The biggest slowdown that we’ve seen is in life sciences, and I think that there’s a lot of that. I’ve networked with a lot of my peers in the marketplace that are in that market, and I think it’s across the board. So they’re unfortunately, probably the ones that got hit the hardest. The other ones were down a little, but not to a level that it was catastrophic or anything like that. We had to pivot and shift a little bit. But to Lindsay’s point, we always had our core competency. We didn’t try to be a jack of all trades and master of none. And so we tried not to deviate too far off of ancillary businesses of our core competency and really looked at what things would be transferable across so that as the market comes back up again, all of the rest of this inventory or these other areas that we were kind of spinning off, either spin off and have a whole business unit around it, or we’re able to use those candidates back into our core competencies.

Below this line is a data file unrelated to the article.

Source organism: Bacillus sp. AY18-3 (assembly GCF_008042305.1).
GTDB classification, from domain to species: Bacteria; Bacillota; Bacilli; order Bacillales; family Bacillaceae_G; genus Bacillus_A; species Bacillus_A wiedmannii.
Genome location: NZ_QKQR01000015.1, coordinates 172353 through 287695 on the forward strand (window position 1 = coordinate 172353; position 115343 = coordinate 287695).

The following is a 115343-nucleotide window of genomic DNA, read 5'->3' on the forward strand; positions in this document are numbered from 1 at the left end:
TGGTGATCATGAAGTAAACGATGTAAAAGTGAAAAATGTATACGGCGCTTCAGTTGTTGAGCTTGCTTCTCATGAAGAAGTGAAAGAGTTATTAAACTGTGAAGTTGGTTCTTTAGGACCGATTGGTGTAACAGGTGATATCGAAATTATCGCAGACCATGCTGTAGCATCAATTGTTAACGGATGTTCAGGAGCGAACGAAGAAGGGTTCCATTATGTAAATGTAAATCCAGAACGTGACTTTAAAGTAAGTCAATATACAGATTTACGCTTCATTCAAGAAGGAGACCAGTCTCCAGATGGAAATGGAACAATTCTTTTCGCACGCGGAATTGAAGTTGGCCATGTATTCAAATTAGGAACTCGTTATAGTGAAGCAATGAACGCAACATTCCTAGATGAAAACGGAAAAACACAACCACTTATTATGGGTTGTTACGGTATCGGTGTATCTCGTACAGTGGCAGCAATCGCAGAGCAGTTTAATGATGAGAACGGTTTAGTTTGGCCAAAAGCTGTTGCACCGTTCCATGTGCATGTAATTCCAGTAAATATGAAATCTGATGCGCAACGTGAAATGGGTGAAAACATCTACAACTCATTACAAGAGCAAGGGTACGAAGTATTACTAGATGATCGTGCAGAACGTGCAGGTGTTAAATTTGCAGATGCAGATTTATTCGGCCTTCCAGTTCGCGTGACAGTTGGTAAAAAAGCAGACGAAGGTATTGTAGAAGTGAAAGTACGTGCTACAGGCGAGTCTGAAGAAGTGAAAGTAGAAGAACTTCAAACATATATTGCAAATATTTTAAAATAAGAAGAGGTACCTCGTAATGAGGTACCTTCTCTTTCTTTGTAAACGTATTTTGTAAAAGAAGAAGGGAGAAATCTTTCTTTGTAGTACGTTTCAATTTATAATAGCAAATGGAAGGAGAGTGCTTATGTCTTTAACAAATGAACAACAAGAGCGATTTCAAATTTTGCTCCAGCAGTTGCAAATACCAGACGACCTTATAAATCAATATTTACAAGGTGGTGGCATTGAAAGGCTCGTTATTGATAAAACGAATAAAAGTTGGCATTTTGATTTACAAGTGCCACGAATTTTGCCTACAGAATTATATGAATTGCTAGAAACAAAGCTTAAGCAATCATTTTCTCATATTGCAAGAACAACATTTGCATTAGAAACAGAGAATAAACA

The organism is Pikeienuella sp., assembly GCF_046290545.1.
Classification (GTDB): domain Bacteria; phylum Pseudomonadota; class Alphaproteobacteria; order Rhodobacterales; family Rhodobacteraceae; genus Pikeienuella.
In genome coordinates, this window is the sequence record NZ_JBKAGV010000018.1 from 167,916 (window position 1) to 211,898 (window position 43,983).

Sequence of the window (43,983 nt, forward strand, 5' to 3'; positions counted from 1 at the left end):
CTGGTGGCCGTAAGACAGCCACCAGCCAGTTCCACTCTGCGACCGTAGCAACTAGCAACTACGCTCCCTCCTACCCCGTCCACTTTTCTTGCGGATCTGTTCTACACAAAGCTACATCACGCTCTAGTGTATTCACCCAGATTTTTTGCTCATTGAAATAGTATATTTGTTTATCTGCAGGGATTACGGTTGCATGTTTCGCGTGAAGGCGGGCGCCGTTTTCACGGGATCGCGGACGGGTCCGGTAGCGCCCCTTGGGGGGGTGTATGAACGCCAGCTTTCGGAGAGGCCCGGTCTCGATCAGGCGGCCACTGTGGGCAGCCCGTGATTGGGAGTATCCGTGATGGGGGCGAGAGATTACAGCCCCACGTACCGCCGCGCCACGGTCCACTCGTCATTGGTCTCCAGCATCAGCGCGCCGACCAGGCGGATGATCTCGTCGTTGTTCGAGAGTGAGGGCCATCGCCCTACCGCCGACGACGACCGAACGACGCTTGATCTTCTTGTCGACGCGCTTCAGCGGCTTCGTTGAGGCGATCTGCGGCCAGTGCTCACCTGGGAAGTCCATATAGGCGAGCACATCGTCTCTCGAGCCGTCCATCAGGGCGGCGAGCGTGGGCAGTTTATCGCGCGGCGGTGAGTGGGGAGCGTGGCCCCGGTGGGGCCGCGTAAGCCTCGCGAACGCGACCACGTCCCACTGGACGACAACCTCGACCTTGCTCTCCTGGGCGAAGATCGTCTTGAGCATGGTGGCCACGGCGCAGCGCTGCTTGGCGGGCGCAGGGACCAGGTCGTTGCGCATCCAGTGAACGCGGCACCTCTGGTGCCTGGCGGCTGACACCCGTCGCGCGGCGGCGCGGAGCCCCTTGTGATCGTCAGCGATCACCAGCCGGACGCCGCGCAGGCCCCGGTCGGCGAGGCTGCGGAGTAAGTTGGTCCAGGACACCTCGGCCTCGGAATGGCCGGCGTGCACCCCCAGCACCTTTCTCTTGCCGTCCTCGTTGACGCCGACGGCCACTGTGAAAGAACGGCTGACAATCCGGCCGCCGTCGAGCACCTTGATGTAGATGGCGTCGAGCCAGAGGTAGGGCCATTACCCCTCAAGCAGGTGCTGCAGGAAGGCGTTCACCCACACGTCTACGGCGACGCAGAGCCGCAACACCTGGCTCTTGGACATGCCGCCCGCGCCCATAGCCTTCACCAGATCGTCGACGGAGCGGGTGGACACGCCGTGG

Jen Meyer [00:18:32]:
So we’ve been very intentional with what we’re willing to take on, what we’re willing to not. And again, to Lindsay’s point, we walk away from a lot of business for good reason. It was funny that you said that, Lindsay, about the whole, like, you need three people. I didn’t even think of a doctor, which is good. I used to say banker, lawyer, and so. But I like the doctor. Yeah. Yeah.

Jen Meyer [00:18:51]: